UK

Babies with rare condition living longer thanks to advances in treatment

Spinal muscular atrophy causes muscle weakness, along with progressive loss of movement and paralysis (PA)
Spinal muscular atrophy causes muscle weakness, along with progressive loss of movement and paralysis (PA) Spinal muscular atrophy causes muscle weakness, along with progressive loss of movement and paralysis (PA)

Almost three-quarters of babies born with a rare muscle-wasting disease are living longer thanks to advances in NHS treatment.

Spinal muscular atrophy (SMA) is a genetic condition that causes muscle weakness, along with progressive loss of movement and paralysis.

There are three types of the disease that impact children.

SMA1 manifests in babies under the age of six months and is the most severe, while SMA2 and SMA3 are less severe. They develop between the ages of seven and 18 months, and after 18 months of age, respectively.

According to the NHS, about 70 babies are born in the UK with SMA each year.

The NHS began rolling out new treatments in 2019, starting with injectable drug nurinersen – marketed as Spinraza – which targets the SMN2 gene in patients.

This was followed by gene therapy zolgensma and oral treatment risdiplam in 2021.

NHS England chief executive Amanda Pritchard said: “It’s fantastic to see that more and more children diagnosed with this debilitating condition are living longer and with greater independence, thanks to cutting-edge treatments now available on the NHS.”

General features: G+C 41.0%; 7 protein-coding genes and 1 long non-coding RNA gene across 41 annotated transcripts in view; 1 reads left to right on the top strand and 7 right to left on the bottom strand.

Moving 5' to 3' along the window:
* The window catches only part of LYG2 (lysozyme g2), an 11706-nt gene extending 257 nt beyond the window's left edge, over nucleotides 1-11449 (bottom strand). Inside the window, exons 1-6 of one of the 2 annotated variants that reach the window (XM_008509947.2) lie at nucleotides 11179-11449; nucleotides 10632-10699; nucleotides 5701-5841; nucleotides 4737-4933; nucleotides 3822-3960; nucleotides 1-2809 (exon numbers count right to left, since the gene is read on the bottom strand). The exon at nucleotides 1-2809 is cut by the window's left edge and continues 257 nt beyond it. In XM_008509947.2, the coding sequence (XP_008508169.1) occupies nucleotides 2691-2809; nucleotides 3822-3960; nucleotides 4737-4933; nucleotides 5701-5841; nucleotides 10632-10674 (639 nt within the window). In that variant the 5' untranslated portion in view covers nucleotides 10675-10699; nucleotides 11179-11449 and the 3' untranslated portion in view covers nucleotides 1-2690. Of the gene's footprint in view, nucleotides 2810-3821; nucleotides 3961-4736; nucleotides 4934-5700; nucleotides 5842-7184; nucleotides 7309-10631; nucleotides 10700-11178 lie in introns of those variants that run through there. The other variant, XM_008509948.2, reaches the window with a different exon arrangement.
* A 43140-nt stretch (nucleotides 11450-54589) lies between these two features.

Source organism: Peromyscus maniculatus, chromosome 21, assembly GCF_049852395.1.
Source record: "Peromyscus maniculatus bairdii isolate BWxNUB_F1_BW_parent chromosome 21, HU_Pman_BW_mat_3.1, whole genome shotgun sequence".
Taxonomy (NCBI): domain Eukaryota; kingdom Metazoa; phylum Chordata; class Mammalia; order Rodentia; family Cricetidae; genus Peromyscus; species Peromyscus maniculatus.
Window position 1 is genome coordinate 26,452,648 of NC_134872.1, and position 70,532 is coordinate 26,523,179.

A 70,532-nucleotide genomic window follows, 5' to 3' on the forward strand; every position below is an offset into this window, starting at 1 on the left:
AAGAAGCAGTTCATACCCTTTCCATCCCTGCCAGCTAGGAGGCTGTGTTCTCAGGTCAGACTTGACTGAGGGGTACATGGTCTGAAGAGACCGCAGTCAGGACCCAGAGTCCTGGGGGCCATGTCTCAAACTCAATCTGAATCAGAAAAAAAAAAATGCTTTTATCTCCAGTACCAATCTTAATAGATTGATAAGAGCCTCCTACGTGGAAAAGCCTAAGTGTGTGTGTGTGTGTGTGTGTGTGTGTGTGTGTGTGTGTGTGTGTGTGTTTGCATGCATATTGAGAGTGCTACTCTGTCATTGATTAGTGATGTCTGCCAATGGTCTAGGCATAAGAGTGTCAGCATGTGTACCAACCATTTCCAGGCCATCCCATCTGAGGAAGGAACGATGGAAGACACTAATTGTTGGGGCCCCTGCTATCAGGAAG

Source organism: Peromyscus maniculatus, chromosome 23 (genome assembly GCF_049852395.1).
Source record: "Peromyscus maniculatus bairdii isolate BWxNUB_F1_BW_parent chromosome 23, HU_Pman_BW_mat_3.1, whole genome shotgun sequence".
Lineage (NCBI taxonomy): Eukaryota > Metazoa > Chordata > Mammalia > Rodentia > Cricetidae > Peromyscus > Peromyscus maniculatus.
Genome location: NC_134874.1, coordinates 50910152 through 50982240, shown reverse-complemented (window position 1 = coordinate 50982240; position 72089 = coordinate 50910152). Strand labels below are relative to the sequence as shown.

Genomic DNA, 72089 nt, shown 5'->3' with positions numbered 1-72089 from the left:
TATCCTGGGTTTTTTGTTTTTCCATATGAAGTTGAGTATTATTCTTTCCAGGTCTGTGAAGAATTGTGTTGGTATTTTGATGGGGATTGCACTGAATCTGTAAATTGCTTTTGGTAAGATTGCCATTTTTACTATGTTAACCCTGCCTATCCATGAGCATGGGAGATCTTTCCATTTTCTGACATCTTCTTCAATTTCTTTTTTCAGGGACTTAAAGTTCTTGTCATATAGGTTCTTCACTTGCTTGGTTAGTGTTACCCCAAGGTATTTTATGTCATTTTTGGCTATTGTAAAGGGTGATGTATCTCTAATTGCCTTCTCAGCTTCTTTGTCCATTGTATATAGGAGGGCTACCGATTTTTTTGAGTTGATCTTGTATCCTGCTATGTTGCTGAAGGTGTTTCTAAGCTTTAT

A study by SMA Reach UK claims patients with untreated SMA1 historically had a 50% survival probability at eight to 10 months, reducing to 8% at 20 months of age.

However, data from the SMA Reach UK database analysed by NHS England found 73% of babies with SMA1 are now living beyond two years and without permanent ventilatory support.

Ms Pritchard added: “Before 2019 there were no effective drugs for this condition, and while there is so much still to do, we’re delighted that access to these new and transformative treatments through the NHS is already making a real difference for families, enabling more babies to stand up and take steps.

“This is yet another example of the NHS leading the way in securing access to innovative treatments for those with rare genetic conditions while delivering value for the taxpayer – and with the expertise of our phenomenal paediatricians and wider specialists, we hope that outcomes for children born with SMA will continue to improve in the coming years.”

The SMA Reach UK study also suggests there has been a reduction in deaths from SMA1 in recent years.

According to the Office for National Statistics, there were 11 deaths from the condition recorded between March 2018 and March 2023 compared to about 25 per year in England between 2008 and 2017.

Giles Lomax, chief executive of charity Spinal Muscular Atrophy UK (SMA UK), said the treatments have had “transformative effects” but early access to them is crucial.

“Early access to these treatments is imperative to prevent irreversible muscle degeneration and that’s why SMA UK are advocating for SMA to be included on the newborn screening programme.

“One baby every five days is born with SMA and the sooner they receive treatment the sooner their condition will stabilise.

“It’s vitally important that the NHS continue to prioritise these lifesaving services to ensure that everyone with SMA can live the best independent life possible.”